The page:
Reconfigurable Antennas: Theory and Techniques – A Survey

Reconfigurable Antennas: Theory and Techniques – A Survey

Christos D. Nikolopoulos (National Technical University of Athens, Greece), Anargyros T. Baklezos (National Technical University of Athens, Greece) and Christos N. Capsalis (National Technical University of Athens, Greece)
DOI: 10.4018/978-1-4666-8645-8.ch007
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This chapter provides an overview of the demands in today's technologies and how reconfigurability contributes in a significant manner. After reviewing the mechanisms underlying the reconfigurability aspect of the antennas and identifying the challenges, the chapter provides all current techniques that are used to reconfigure the antenna parameters for different applications (frequency, radiation pattern, and polarization). Following the different methods and features characterizing the reconfigurability of antenna technologies, the chapter delves into the literature and provides an overview of the most promising techniques. Next, a comparative study of the aforementioned methodologies is given based on the fundamental reconfigurable principles and techniques. Closing this chapter, the auspicious approach of variable reactive loading is discussed. The proposed chapter aims at filling a gap in the literature and providing the readers (researchers, engineers and business organizations) with a useful reference.
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Antennas are the front end elements and one of the most critical components of nowadays wireless communication systems and technologies. There are different types of antennas to utilize for different applications, but reconfigurability in antennas provides an additional layer of functionality to the system. In this technological growth, the need for adaptive wireless communication systems is more present than ever before. To satisfy this need, a robust communication system - which can be benefitted by the antenna’s reconfigurable properties is desired. In this scenario, multi-functional reconfigurable antennas serve gainfully, by adding interoperable communication between users. Multi-functional reconfigurable antennas are antennas which can dynamically be reconfigured in polarization, beam direction, frequency, etc. Recent trends reveal that modern mobile handsets are required to operate at multiple frequency bands and to be able to cover various commercial communication services.

Generally, though broadband and multiband antenna designers have reached important milestones on the path to achieve the above goal, the number of wireless communication systems is increasing dramatically, meaning that adjacent interfering signals between those systems for the broadband and/or multiband antennas are also increasing. It is desired that the antenna can be tunable in active ways to meet the requirements of covering multiple bands individually or simultaneously while being able to minimize or eliminate unwanted radio frequency interferences. Given the progress in electronic circuit packaging, embedded components for antennas have been studied widely for tunability and reconfigurability. It is common ground that a single smart-designed antenna having efficient bandwidth and enough tuning range can be used for different operating frequency bands.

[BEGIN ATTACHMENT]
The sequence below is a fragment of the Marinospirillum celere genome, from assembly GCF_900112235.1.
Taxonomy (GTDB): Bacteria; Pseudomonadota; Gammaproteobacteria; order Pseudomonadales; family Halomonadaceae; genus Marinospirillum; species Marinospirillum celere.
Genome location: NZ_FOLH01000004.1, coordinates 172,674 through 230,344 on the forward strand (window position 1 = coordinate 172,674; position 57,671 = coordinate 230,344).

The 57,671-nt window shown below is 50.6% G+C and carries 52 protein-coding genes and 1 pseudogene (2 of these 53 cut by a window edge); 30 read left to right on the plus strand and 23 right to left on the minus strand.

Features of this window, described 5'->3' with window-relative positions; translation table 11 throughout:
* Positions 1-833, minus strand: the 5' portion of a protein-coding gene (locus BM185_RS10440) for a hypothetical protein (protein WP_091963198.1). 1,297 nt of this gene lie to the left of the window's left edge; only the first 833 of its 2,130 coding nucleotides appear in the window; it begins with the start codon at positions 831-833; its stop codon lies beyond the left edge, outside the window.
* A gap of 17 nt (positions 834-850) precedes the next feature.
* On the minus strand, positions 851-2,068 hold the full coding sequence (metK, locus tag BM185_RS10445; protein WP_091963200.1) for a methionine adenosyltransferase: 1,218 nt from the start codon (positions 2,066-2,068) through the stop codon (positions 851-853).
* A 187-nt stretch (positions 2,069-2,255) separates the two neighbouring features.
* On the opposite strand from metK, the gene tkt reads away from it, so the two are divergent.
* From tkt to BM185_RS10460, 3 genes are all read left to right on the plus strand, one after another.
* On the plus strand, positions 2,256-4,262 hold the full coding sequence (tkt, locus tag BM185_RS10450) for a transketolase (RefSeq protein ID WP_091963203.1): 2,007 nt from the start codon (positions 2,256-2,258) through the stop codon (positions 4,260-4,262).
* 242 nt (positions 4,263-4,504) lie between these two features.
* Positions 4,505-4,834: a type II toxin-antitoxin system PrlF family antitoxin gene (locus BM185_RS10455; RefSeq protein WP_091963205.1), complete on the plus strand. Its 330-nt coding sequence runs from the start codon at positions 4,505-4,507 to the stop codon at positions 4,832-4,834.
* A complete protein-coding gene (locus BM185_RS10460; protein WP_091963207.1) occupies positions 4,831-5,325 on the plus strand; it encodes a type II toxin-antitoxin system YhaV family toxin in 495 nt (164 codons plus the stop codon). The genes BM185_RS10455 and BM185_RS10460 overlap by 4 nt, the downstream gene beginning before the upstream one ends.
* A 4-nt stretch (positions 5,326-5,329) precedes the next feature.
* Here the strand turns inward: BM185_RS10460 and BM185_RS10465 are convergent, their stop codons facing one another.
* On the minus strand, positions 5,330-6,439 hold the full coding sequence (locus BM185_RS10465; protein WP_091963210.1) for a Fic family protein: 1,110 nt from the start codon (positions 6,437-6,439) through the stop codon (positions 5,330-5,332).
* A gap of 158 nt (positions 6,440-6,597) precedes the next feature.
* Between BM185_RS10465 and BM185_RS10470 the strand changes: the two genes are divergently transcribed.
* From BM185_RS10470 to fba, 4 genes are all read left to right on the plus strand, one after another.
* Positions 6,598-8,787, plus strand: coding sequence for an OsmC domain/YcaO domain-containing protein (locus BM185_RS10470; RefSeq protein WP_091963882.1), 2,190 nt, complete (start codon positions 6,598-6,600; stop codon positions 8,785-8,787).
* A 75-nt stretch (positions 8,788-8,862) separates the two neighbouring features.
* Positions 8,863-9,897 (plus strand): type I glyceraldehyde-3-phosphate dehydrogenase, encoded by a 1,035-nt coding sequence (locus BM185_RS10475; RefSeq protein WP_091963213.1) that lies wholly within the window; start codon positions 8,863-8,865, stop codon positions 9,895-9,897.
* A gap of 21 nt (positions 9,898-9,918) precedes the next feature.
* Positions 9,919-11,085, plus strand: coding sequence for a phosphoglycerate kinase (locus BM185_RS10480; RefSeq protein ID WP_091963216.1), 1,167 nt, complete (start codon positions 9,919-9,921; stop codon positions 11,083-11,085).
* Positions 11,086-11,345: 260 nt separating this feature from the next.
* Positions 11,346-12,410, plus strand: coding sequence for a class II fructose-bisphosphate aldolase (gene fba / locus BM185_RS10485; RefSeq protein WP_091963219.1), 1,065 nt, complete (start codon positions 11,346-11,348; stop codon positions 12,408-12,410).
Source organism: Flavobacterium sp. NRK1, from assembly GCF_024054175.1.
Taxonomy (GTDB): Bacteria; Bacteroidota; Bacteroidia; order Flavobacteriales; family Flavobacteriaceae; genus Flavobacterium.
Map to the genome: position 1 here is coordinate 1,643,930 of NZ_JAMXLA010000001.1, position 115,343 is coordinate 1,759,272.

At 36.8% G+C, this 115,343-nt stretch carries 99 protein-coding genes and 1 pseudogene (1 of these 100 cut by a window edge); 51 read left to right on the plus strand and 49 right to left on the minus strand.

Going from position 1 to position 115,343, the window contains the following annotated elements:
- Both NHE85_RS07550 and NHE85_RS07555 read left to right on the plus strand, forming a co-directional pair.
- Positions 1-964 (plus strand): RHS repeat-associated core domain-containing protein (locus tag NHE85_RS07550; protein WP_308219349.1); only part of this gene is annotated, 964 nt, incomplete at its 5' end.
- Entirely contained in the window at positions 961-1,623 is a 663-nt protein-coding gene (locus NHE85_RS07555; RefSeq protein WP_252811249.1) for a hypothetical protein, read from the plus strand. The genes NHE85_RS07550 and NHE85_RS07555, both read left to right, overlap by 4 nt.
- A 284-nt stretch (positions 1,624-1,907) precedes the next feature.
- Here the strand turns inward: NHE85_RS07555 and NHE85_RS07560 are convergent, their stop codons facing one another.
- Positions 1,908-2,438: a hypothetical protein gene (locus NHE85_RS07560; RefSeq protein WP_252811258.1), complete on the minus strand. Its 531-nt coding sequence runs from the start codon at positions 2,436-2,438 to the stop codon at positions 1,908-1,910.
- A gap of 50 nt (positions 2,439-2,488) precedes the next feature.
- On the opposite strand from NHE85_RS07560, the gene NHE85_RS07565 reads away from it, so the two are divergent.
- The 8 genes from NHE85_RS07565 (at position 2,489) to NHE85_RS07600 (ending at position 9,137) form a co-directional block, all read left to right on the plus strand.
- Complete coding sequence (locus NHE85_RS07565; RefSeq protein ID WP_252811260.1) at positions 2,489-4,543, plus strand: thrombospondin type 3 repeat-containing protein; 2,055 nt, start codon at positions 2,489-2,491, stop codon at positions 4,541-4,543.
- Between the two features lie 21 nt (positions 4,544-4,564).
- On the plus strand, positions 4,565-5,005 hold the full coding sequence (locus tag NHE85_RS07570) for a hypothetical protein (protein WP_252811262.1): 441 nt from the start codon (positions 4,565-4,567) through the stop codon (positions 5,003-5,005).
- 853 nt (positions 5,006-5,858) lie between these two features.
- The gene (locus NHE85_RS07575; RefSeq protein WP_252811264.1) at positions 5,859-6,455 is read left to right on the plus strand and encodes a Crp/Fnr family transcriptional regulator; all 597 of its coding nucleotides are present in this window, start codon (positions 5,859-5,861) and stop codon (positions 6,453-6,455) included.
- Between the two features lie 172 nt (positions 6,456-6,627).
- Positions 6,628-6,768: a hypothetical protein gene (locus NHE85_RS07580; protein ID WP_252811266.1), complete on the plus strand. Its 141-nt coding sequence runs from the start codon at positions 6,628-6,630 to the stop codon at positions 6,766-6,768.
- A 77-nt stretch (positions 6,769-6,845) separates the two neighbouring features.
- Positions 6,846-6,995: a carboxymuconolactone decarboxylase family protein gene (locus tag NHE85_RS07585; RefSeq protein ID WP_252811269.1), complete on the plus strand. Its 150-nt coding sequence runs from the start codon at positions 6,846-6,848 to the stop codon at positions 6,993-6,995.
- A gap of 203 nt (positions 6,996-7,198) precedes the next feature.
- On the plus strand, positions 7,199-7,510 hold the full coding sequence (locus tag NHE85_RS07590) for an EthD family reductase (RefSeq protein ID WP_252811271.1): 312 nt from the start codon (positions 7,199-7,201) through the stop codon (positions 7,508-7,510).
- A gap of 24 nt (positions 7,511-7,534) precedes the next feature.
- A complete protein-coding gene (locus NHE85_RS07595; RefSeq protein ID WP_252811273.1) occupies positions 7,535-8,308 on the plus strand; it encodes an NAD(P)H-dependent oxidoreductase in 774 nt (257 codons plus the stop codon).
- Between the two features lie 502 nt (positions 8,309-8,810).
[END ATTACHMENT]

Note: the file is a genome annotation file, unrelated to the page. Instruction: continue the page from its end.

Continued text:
This chapter investigates the concept of reconfigurability of an antenna's properties, such as frequency, radiation pattern, and polarization, for different types of antenna systems. In scientific literature, several techniques are proposed for tunable and reconfigurable antennas such as RF switches, micro - electromechanical systems (MEMS) switches, PIN diodes, varactor diodes, and screws. We review the advantages, disadvantages and tuning/reconfiguring mechanisms of all proposed techniques. Amidst them, we realize that variable reactive loading technique is very promising for designing antennas tunable over wide frequency ranges thanks to its excellent DC voltage controlled reactance and continuity properties.

Most types of antennas such as linear, loop, slot and even microstrip are designed with respect to resonance. The frequency, the bandwidth and the radiation pattern of the structure are defined by the effective electrical length of the antenna. In the case of a linear dipole, resonance is observed when the operating frequency is such that its electrical length is half a wavelength long. Under these conditions the dipole has an omnidirectional radiation pattern centered on its axis. To migrate to another operating frequency, just modifying its length to half of the matching wavelength is enough. The radiation pattern of the modified dipole is identical to the original which is a direct result of the current distribution remaining unaltered relative to the wavelength. Loop, slot and microstrip antennas behave in a similar manner.

MIMO (Multiple Input –Multiple Output) and diversity-related applications literature has recently been overwhelmed with several proposals for antennas with radiation pattern reconfigurability. Even though the majority of these antennas are planar and very compact in size, in order to be used in mobile applications, a great number of them still remain in proof of concept stages, just for demonstration capabilities only. The use of PIN diodes in order to adjust the flow of the electrical current within a structure, is a technique proposed quite often. Altering the states of the PIN diodes in the structure leads to a different current distribution which in turn results in another radiation pattern effectively creating multiple modes of operation for the structure. Moreover, the electrical length of the structure’s elements is altered with the inclusion of PIN diodes as well as the mutual coupling between elements in proximity. This causes the radiation pattern to alter as well (Yee, 2013).

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